Monday, February 13, 2012

Get Ready to Rumble

When West Side Story debuted on Broadway in 1957, it broke the mold that had long driven the themes of Broadway musicals. Up to that point, musicals were typically romps that, even though they contained conflict, were upbeat and ended on a happy note. West Side Story, by exploring racism and the effects of violence, paved the way for contemporary musicals from Hair to Rent and beyond.

It is within this context that the current touring production of West Side Story holds great power. The young love of Tony and Maria and the difficulty of realizing it in the racist environment of 1950s New York City is as timeless as Romeo and Juliet, the play on which West Side Story is loosely based. At times, the racism is jarring, and yet it serves as reminder that though the world may have evolved, the racism that existed in the 1950s has not disappeared and it is imperative to remember its negative effects.

Evy Ortiz and Ross Lekites
Many elements of the production reveal its age, not only the time period in which it is set, but the time in which it was written. This is strongly illustrated right off the bat as the main conflict between the Sharks and the Jets is set up only through dance. The entire prologue scene passes with no lyrics or dialogue, and because of this the audience immediately knows that this musical is different.
The music and lyrics of Leonard Bernstein and Stephen Sondheim always perfectly match the tone of the scene. Bernstein's music is harsh and pulsing during the fight scenes and quiet, melodic, and full of longing when Tony and Maria express their feelings for one another. Most pleasing to the ears and eyes is "Somewhere" in which the whole company takes the stage and the lighting transitions through several bright hues. "Somewhere" which follows the flighty "I Feel Pretty" are perfectly timed in the show to give the audience a break from the intensity of the rumble that has just wrought severe consequences.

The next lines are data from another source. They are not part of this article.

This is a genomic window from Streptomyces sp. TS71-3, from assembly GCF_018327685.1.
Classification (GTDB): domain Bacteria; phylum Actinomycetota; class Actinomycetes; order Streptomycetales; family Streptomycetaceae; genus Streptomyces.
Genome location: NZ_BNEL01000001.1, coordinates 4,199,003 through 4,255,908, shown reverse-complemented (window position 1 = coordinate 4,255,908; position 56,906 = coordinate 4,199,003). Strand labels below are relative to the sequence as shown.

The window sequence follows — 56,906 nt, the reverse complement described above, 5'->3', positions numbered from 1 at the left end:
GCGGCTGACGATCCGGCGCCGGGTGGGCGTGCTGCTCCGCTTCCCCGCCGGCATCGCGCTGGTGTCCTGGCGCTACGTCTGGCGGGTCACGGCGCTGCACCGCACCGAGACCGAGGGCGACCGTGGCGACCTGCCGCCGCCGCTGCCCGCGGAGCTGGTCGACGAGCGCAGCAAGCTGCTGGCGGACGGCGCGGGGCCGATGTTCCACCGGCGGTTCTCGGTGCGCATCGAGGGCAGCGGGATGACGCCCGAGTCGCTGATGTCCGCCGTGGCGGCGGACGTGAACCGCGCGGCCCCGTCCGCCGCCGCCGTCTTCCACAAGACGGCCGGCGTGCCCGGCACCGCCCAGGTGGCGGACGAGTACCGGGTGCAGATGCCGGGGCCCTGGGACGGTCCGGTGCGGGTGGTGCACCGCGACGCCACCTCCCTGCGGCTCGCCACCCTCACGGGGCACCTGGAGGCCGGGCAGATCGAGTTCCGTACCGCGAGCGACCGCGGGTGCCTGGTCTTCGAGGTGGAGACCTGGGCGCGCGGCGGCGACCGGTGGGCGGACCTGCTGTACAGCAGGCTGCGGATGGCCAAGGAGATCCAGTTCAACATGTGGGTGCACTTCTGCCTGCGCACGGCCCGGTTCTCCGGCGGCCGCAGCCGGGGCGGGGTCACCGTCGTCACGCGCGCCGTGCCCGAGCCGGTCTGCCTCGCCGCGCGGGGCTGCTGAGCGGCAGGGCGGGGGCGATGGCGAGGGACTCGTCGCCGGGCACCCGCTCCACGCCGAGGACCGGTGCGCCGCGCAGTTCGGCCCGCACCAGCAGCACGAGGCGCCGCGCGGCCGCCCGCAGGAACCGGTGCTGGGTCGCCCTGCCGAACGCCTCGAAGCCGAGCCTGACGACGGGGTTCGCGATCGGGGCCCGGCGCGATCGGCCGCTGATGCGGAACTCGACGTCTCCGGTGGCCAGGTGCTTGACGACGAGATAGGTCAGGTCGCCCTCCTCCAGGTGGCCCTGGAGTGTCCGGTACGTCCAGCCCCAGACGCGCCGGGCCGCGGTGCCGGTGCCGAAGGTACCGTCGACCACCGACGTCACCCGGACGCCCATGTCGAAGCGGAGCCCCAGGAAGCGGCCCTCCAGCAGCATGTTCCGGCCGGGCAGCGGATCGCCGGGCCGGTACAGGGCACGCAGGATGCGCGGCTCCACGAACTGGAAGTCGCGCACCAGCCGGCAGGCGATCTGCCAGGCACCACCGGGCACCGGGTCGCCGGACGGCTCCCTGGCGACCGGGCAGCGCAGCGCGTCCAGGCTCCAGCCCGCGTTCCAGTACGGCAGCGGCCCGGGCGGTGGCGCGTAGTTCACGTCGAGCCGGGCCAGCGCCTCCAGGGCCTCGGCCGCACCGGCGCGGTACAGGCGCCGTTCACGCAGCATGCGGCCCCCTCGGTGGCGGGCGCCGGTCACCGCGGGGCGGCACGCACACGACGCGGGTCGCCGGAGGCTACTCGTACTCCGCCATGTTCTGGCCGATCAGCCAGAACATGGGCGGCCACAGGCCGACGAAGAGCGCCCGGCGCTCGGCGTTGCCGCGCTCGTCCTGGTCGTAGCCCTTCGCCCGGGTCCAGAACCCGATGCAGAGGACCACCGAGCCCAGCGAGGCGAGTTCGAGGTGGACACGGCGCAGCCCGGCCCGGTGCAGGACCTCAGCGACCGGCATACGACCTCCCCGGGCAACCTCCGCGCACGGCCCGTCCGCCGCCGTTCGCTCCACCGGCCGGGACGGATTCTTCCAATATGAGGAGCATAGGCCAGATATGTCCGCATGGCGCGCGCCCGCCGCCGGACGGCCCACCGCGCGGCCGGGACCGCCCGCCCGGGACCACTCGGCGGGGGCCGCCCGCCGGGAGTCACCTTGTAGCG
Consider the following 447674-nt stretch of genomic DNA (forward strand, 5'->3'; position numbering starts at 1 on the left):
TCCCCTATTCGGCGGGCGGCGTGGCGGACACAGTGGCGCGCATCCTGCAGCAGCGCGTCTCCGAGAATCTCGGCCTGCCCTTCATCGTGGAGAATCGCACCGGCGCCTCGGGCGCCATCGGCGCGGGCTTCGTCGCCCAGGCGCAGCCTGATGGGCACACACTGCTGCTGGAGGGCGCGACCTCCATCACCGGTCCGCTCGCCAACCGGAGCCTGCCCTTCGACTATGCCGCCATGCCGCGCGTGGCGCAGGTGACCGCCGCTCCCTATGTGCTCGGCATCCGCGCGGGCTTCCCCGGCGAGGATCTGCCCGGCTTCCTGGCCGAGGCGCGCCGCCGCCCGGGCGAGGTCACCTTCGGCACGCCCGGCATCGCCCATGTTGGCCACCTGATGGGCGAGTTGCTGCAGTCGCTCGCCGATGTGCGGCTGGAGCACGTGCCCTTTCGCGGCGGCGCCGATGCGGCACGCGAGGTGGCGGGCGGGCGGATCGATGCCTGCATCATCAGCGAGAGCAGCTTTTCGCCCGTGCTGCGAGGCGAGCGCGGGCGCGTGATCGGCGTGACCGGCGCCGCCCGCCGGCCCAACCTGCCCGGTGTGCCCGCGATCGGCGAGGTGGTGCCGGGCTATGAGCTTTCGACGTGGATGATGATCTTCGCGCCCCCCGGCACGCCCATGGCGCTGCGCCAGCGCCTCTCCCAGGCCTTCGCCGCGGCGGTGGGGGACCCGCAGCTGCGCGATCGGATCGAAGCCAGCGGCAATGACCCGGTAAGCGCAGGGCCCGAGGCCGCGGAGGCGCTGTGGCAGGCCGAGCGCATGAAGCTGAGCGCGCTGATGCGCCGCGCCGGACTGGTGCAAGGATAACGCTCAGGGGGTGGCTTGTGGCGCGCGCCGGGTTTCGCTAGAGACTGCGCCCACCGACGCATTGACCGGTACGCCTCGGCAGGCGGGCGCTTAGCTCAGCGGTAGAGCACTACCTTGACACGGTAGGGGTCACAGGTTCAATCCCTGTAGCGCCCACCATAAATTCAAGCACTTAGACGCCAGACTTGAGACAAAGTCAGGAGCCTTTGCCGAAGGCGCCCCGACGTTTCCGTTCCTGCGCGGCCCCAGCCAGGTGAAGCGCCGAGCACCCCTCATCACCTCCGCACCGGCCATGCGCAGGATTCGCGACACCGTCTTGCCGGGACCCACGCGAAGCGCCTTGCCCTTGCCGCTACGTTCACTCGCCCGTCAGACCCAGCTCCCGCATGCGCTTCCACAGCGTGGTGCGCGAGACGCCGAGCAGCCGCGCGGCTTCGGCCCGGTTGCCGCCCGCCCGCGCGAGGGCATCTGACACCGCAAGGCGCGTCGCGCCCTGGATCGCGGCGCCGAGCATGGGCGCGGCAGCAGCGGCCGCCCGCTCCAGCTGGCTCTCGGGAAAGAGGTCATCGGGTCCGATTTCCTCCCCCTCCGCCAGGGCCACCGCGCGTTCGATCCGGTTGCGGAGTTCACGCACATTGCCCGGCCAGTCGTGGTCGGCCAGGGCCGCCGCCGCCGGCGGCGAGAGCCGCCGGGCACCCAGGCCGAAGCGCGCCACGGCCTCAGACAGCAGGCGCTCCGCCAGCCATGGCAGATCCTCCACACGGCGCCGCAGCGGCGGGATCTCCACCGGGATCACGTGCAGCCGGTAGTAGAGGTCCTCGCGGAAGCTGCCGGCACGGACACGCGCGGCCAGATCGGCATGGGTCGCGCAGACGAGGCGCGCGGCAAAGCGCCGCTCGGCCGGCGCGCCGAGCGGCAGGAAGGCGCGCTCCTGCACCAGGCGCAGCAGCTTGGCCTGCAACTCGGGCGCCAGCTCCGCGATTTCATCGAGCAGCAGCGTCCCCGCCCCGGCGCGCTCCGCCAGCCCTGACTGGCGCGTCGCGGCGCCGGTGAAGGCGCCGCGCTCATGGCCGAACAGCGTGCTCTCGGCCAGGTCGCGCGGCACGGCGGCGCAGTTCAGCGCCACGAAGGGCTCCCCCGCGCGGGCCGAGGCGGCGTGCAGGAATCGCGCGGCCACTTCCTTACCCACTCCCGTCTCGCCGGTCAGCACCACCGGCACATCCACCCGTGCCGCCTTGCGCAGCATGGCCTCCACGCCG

Ross Lekites as Tony and Evy Ortiz as Maria do a commendable job portraying the innocence and excitement of young love. Both actors have strong voices and expressive faces, but it is the rest of the company that handles the heavy lifting when it comes to the dancing. It is unbelievable what legs can do when attached to the body of a trained dancer. The ensemble deserves great credit for bringing the emotions alive through movement.

 So while this show does not end on a note that encourages repeat viewing, West Side Story is nonetheless a well done production that deserves attention both for the strength of the performances and the power of the music.

1 comment:

  1. Brooke, I love your passion for Broadway shows and shall feature your "My Gutsy Story" on Monday February 20th. Thanks for submitting. Sonia/Gutsy Living. http//